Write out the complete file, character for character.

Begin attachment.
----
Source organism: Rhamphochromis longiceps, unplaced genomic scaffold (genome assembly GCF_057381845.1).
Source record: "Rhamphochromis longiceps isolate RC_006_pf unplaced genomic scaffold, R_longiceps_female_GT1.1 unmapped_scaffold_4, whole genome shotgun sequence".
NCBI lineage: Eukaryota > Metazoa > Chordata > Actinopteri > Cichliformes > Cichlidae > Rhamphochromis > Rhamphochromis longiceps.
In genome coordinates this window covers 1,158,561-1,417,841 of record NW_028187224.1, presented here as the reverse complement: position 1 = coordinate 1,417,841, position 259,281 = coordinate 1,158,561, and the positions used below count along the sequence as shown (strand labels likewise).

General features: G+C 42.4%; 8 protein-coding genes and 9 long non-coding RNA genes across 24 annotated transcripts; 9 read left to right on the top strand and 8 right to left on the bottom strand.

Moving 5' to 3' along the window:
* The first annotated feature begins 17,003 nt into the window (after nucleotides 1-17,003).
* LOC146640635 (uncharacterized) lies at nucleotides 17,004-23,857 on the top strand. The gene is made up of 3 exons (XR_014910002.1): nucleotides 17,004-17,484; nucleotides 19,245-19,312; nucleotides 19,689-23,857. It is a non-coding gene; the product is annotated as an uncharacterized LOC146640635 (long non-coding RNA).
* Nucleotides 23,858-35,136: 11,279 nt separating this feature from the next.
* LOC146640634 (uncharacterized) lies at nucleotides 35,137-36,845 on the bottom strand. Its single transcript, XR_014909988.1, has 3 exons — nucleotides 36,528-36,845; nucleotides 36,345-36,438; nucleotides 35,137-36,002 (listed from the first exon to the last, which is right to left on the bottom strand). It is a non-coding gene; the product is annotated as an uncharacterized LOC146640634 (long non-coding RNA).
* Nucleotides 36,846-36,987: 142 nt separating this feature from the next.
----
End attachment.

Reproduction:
Source organism: Rhamphochromis longiceps, unplaced genomic scaffold (genome assembly GCF_057381845.1).
Source record: "Rhamphochromis longiceps isolate RC_006_pf unplaced genomic scaffold, R_longiceps_female_GT1.1 unmapped_scaffold_4, whole genome shotgun sequence".
NCBI lineage: Eukaryota > Metazoa > Chordata > Actinopteri > Cichliformes > Cichlidae > Rhamphochromis > Rhamphochromis longiceps.
In genome coordinates this window covers 1,158,561-1,417,841 of record NW_028187224.1, presented here as the reverse complement: position 1 = coordinate 1,417,841, position 259,281 = coordinate 1,158,561, and the positions used below count along the sequence as shown (strand labels likewise).

General features: G+C 42.4%; 8 protein-coding genes and 9 long non-coding RNA genes across 24 annotated transcripts; 9 read left to right on the top strand and 8 right to left on the bottom strand.

Moving 5' to 3' along the window:
* The first annotated feature begins 17,003 nt into the window (after nucleotides 1-17,003).
* LOC146640635 (uncharacterized) lies at nucleotides 17,004-23,857 on the top strand. The gene is made up of 3 exons (XR_014910002.1): nucleotides 17,004-17,484; nucleotides 19,245-19,312; nucleotides 19,689-23,857. It is a non-coding gene; the product is annotated as an uncharacterized LOC146640635 (long non-coding RNA).
* Nucleotides 23,858-35,136: 11,279 nt separating this feature from the next.
* LOC146640634 (uncharacterized) lies at nucleotides 35,137-36,845 on the bottom strand. Its single transcript, XR_014909988.1, has 3 exons — nucleotides 36,528-36,845; nucleotides 36,345-36,438; nucleotides 35,137-36,002 (listed from the first exon to the last, which is right to left on the bottom strand). It is a non-coding gene; the product is annotated as an uncharacterized LOC146640634 (long non-coding RNA).
* Nucleotides 36,846-36,987: 142 nt separating this feature from the next.